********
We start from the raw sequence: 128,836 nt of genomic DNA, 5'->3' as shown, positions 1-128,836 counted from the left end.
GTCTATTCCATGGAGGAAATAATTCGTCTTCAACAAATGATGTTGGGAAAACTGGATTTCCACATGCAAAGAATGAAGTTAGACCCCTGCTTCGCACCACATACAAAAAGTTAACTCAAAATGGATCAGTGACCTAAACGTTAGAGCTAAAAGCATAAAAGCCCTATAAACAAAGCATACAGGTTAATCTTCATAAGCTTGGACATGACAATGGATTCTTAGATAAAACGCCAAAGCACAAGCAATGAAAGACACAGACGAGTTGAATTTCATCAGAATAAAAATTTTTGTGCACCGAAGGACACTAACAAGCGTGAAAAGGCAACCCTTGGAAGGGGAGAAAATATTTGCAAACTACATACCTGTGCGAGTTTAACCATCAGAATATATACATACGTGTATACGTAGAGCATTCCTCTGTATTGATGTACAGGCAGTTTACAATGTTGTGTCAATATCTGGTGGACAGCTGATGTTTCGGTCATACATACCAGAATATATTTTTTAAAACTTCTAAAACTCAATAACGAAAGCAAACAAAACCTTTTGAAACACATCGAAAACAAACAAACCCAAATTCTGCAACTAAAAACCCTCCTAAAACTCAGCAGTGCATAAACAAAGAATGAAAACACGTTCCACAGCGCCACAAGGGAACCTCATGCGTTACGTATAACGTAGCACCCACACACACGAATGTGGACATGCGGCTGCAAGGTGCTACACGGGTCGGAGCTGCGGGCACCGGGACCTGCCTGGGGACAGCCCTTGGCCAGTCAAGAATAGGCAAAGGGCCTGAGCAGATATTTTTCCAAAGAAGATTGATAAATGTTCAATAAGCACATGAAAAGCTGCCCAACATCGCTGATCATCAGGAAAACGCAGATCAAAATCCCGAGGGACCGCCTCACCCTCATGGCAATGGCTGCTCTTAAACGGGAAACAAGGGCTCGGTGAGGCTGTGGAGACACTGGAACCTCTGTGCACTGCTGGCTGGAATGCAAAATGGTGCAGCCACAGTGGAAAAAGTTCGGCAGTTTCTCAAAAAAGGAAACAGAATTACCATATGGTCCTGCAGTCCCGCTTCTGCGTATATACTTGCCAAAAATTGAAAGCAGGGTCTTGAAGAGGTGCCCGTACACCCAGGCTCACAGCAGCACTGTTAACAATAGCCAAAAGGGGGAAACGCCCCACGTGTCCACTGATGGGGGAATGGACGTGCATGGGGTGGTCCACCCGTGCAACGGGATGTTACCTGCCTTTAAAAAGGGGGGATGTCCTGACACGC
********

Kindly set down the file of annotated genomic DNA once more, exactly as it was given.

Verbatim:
We start from the raw sequence: 128,836 nt of genomic DNA, 5'->3' as shown, positions 1-128,836 counted from the left end.
GTCTATTCCATGGAGGAAATAATTCGTCTTCAACAAATGATGTTGGGAAAACTGGATTTCCACATGCAAAGAATGAAGTTAGACCCCTGCTTCGCACCACATACAAAAAGTTAACTCAAAATGGATCAGTGACCTAAACGTTAGAGCTAAAAGCATAAAAGCCCTATAAACAAAGCATACAGGTTAATCTTCATAAGCTTGGACATGACAATGGATTCTTAGATAAAACGCCAAAGCACAAGCAATGAAAGACACAGACGAGTTGAATTTCATCAGAATAAAAATTTTTGTGCACCGAAGGACACTAACAAGCGTGAAAAGGCAACCCTTGGAAGGGGAGAAAATATTTGCAAACTACATACCTGTGCGAGTTTAACCATCAGAATATATACATACGTGTATACGTAGAGCATTCCTCTGTATTGATGTACAGGCAGTTTACAATGTTGTGTCAATATCTGGTGGACAGCTGATGTTTCGGTCATACATACCAGAATATATTTTTTAAAACTTCTAAAACTCAATAACGAAAGCAAACAAAACCTTTTGAAACACATCGAAAACAAACAAACCCAAATTCTGCAACTAAAAACCCTCCTAAAACTCAGCAGTGCATAAACAAAGAATGAAAACACGTTCCACAGCGCCACAAGGGAACCTCATGCGTTACGTATAACGTAGCACCCACACACACGAATGTGGACATGCGGCTGCAAGGTGCTACACGGGTCGGAGCTGCGGGCACCGGGACCTGCCTGGGGACAGCCCTTGGCCAGTCAAGAATAGGCAAAGGGCCTGAGCAGATATTTTTCCAAAGAAGATTGATAAATGTTCAATAAGCACATGAAAAGCTGCCCAACATCGCTGATCATCAGGAAAACGCAGATCAAAATCCCGAGGGACCGCCTCACCCTCATGGCAATGGCTGCTCTTAAACGGGAAACAAGGGCTCGGTGAGGCTGTGGAGACACTGGAACCTCTGTGCACTGCTGGCTGGAATGCAAAATGGTGCAGCCACAGTGGAAAAAGTTCGGCAGTTTCTCAAAAAAGGAAACAGAATTACCATATGGTCCTGCAGTCCCGCTTCTGCGTATATACTTGCCAAAAATTGAAAGCAGGGTCTTGAAGAGGTGCCCGTACACCCAGGCTCACAGCAGCACTGTTAACAATAGCCAAAAGGGGGAAACGCCCCACGTGTCCACTGATGGGGGAATGGACGTGCATGGGGTGGTCCACCCGTGCAACGGGATGTTACCTGCCTTTAAAAAGGGGGGATGTCCTGACACGC